A Texas Student Was Hospitalized for Leukemia. Her Classmates Gathered Up 1,500 Toys for Sick Children on the Ward

Castle Hills Elementary PTA/Facebook

This article is one in a series at The 74 that profiles the heroes, victories, success stories and random acts of kindness found at schools all across America. Read more of our recent inspiring profiles at The74Million.org/series/inspiring.

In some schools, having a robot in class might create a major distraction. But at Castle Hills Elementary in Lewisville, Texas, students treat the robot like just another one of the kids.

It was the chance to help some very sick children that got those fourth-graders hopping.

After Castle Hills student Avery Pacheco was hospitalized with leukemia over the summer, she started going to class via robot, using technology that helps chronically ill students all around the world attend school. The robot acts as a two-way mirror — when Avery is well enough, she and the robot participate in lessons and attend school events. But it also lets the healthy children in class watch daily life inside a pediatric hospital ward.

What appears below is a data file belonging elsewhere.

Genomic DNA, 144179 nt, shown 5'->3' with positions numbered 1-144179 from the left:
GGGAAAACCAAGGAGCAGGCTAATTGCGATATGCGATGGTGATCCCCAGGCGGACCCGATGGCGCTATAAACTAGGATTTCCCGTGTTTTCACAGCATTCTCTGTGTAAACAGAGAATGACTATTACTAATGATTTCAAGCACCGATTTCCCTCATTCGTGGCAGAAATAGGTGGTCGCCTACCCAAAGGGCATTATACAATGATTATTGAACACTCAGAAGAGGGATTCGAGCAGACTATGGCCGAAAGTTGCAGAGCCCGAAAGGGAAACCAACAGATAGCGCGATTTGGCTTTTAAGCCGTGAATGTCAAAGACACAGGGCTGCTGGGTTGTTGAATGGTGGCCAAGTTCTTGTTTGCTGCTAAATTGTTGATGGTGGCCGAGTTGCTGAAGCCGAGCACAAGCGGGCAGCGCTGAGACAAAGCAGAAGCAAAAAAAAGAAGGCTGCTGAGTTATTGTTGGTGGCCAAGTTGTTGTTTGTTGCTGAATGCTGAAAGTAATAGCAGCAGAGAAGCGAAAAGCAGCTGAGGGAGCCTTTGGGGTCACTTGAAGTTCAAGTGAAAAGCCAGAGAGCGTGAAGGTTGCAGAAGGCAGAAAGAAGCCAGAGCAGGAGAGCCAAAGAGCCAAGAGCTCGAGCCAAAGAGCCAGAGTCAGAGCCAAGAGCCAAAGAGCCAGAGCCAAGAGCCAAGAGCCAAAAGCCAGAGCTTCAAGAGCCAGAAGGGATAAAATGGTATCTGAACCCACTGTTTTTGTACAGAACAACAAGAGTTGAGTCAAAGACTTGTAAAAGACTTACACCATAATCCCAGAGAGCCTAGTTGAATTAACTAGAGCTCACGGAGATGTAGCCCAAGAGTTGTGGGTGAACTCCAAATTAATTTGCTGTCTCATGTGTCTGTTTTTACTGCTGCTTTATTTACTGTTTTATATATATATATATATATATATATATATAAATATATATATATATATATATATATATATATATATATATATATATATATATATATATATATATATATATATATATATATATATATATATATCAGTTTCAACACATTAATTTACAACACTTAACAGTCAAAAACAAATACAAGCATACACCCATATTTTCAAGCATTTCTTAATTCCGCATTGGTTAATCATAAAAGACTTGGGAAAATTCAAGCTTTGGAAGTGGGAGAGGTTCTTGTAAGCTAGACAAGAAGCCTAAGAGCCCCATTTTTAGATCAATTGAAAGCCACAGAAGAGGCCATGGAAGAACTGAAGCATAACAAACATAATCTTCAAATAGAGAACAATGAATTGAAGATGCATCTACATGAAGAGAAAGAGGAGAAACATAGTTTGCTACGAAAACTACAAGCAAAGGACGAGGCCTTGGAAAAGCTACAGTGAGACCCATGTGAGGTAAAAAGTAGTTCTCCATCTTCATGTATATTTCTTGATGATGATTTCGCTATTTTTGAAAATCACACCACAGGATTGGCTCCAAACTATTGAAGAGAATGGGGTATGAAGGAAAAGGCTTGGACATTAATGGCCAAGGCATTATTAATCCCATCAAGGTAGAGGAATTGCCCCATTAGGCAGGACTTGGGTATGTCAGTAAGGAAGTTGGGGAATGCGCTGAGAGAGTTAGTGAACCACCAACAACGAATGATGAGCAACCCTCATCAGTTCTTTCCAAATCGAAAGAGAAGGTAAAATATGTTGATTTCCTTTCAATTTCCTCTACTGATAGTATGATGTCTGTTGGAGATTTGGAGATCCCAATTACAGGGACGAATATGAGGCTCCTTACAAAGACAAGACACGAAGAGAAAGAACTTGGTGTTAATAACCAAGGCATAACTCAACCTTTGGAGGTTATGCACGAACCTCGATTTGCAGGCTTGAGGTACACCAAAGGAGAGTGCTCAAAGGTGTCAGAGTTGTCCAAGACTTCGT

“Avery was diagnosed with leukemia at the end of August,” her mother, Emily Pacheco, told NBC Dallas-Fort Worth. “It was kind of a shock. She went from being a normal, healthy 9-year-old to being sick quickly.”

Once they witnessed Avery’s struggles, her classmates decided to hold a toy drive to benefit the hospital where she was receiving treatment, Children’s Medical Center Dallas.

By Oct. 22, the last day of the drive, the students had collected 1,500 toys for the hospital’s prize closet, NBC reported. As they looked over piles of toys in the school gym, excited and noisy fourth-graders packed boxes with card games, LEGO sets, Hot Wheels, Play-Doh and more.

“I felt very good about it ’cause I’m happy I’m helping someone,” classmate Rahul Meghani told NBC.

Via robot, Avery looks around the gym as the toy pack-up takes place in the NBC video. She and her mother, both wearing pink “Team BrAvery” T-shirts that have become standard wear for those in CHE, as Castle Hills Elementary is known, sit close together. Then, in a sweet, little girl’s voice, Avery shyly thanks her classmates for their generosity and support.

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